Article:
Pound to Euro Forecast This Week – Brexit Back in Focus

GBPEUR and Brexit; When is a Deadline a Deadline?

The pound to euro exchange rate has fallen lower against the euro to 1.1032 after a rally higher this week which saw levels for the GBP to EUR pair break over 1.11.

The Brexit negotiations have resumed this week into the seventh round of discussions to try and find a breakthrough deal that can solve the contentious issues of the level playing field, state aid and fisheries. Significant gaps still remain between the two sides although a spokesman for Downing Street said earlier this week that the government hoped that a deal could be reached in September. The EU have said previously that a deal must be reached in October “at the latest” for that deal to be ratified.

Those looking to buy euros should pay close attention to all the latest developments as any soundbites this week from either side could see a major shift in the price of GBP EUR. As the last four years since the EU referendum have shown the markets respond very quickly to the deal/ no deal scenarios.

The euro vs pound is currently around 5 cents stronger that the levels seen following the lockdown in the UK when GBP EUR hit its highest levels in the recent trading range. For those looking to sell euros the rates are currently more attractive to buy pounds when looking at the highs and lows over the last 4 months.

Euro exchange rates look set for more volatility after the Eurozone has seen the number of those employed fall by 5.5 million which has been described as the sharpest declines seen since the data was first compiled in 1995. The negative impact of COVID-19 on the EU labour market continues to be felt in the EU bloc and the headline unemployment number is likely to rise higher in the months ahead. As furlough schemes across Europe also come to an end as it will in Britain there is likely to be a sharp shift higher which could derail the economic recovery following Coronavirus.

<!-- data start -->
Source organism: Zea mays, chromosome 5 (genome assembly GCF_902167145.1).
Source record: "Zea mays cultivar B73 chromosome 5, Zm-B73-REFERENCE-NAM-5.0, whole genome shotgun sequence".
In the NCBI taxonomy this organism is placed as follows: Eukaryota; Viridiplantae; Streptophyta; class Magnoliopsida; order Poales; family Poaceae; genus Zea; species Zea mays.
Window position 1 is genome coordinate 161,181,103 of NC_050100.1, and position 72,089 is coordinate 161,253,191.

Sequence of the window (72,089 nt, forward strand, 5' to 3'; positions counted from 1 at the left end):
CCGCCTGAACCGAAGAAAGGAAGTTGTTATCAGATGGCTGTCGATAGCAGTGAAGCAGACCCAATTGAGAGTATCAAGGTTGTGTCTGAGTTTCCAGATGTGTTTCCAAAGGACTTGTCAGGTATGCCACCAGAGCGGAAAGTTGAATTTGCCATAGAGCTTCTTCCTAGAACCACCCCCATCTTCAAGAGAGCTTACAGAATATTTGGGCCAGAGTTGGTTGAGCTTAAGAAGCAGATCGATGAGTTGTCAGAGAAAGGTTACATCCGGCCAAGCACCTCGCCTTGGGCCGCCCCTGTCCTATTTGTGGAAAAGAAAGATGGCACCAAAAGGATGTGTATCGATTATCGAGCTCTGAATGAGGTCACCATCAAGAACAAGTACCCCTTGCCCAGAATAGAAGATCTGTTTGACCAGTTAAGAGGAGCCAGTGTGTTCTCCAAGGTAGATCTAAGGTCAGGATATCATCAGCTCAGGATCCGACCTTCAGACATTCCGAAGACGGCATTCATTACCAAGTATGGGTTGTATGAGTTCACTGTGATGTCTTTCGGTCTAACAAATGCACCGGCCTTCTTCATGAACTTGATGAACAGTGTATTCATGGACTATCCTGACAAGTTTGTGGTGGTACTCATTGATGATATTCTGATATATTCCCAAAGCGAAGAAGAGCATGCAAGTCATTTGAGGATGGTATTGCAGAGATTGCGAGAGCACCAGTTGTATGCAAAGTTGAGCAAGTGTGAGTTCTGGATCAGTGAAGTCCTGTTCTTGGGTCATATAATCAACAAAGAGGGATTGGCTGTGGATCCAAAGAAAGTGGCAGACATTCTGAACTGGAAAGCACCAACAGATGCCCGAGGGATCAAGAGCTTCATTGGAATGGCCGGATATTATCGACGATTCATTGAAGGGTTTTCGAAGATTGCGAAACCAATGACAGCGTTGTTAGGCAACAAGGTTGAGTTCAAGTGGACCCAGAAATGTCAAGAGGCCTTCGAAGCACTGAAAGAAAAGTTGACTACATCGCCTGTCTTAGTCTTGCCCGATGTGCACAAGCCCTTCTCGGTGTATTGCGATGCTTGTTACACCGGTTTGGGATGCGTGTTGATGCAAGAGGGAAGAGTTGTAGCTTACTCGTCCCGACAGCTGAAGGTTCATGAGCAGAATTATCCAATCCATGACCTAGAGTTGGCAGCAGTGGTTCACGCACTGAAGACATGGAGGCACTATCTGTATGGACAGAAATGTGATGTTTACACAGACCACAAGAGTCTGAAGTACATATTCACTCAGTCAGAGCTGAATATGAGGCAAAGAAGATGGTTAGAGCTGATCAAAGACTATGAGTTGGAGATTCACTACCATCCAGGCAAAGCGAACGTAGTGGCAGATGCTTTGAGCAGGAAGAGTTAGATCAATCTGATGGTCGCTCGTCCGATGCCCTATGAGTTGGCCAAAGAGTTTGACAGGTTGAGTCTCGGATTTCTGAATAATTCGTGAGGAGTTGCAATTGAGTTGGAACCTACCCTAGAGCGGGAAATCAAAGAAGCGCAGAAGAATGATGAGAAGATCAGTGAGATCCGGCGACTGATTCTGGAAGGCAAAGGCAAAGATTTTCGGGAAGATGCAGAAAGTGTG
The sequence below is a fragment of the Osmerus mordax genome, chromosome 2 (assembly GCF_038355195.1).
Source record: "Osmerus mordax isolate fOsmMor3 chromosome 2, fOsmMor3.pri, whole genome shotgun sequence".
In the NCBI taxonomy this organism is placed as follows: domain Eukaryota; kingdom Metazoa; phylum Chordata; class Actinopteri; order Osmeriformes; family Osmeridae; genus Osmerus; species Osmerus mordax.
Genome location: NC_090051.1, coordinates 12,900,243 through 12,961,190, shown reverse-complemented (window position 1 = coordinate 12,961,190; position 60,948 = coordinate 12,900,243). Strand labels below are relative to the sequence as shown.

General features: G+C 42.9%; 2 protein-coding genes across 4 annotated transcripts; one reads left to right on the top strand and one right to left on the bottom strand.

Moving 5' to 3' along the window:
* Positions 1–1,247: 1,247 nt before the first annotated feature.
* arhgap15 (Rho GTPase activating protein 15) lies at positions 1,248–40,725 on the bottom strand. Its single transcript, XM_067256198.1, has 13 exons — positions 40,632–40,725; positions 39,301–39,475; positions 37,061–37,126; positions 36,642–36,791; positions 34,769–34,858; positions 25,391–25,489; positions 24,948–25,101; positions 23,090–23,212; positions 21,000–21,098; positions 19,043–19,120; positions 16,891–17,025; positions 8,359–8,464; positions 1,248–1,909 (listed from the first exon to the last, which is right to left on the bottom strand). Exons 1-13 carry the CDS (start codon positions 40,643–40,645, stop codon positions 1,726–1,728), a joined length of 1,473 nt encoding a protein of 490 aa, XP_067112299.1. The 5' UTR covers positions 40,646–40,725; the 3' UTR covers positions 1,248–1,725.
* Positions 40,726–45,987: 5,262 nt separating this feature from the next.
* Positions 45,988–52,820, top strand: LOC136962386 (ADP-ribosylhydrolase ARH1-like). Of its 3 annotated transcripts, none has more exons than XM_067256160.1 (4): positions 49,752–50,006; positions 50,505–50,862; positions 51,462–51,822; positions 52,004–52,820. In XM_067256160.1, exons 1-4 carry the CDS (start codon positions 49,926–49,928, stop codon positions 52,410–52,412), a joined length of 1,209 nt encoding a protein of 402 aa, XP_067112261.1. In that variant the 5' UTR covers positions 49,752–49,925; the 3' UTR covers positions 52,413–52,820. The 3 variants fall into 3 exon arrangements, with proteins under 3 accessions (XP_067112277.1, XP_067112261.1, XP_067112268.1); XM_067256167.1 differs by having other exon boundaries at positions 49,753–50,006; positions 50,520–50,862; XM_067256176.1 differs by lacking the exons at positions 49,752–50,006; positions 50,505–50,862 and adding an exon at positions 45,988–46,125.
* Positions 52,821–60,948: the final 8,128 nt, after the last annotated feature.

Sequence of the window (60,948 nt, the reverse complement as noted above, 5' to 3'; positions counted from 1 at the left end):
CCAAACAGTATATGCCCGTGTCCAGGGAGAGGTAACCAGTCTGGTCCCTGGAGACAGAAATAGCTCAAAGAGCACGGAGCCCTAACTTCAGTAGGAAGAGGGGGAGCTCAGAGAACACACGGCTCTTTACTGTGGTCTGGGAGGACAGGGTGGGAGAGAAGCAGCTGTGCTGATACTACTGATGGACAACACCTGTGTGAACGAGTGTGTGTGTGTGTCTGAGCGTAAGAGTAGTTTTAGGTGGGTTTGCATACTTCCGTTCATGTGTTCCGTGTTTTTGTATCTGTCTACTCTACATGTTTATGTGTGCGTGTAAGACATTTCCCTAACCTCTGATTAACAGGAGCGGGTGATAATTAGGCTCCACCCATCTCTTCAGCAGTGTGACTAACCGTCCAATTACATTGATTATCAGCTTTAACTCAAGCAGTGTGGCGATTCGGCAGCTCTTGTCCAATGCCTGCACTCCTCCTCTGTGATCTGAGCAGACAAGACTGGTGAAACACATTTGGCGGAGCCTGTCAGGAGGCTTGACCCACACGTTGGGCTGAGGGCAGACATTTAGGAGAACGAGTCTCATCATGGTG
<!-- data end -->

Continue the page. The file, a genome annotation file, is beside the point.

There have been some signs of economic recovery in the EU however. The manufacturing sector has seen output increase and exports rise by about a third. Purchasing Managers Index data for the services sector released on Friday could make for interesting reading to end the week. Any further signs of growth in the sector could provide a boost for the EU and euro exchange rates.

Let’s not forget the concerns though of a second wave of the pandemic. If there is a second wave of COVID-19 cases, something which is widely accepted may happen, this could carry significant implications for the global economy beyond what has already been seen. It is widely accepted that governments will not be able to continue with the mass spending to fund workers who have been furloughed and all the other measures that have been put in place to keep economies afloat. The British government has suggested that there would not be another lockdown, but that’s not to say there won’t be measures in place to restrict movement and the spread of the virus.

The EU entered recession after the economy contracted by 12.1% with the likes of Italy, Germany, France and Spain all reporting contractions to their respective economies that were over 10%.

UK Unemployment in the Months Ahead

UK unemployment is expected to climb higher in the months ahead as the governments furlough scheme comes to an end. The Bank of England has forecast the level of unemployment to climb to around 7.5% by the end of 2020 where it should peak. A number of high-profile companies such as Boots and John Lewis have already announced job losses. Yesterday saw the announcement of 7,000 job losses from well-known high street name Marks and Spencer. There is a lag between what is happening in real time in the UK and the actual numbers which makes the labour market data for both the UK and EU very important to watch out for I the weeks and months ahead.

Head of economics Suren Thiru from the British Chambers of Commerce said “While the headline data continues to lag behind the reality on the ground, the decline in the number of employees on payrolls and hours worked is further evidence of the damage being done to the UK labour market by the Coronavirus pandemic. A sharp rise in unemployment could hamper a much needed economic recovery in Britain following the onset of the Coronavirus.

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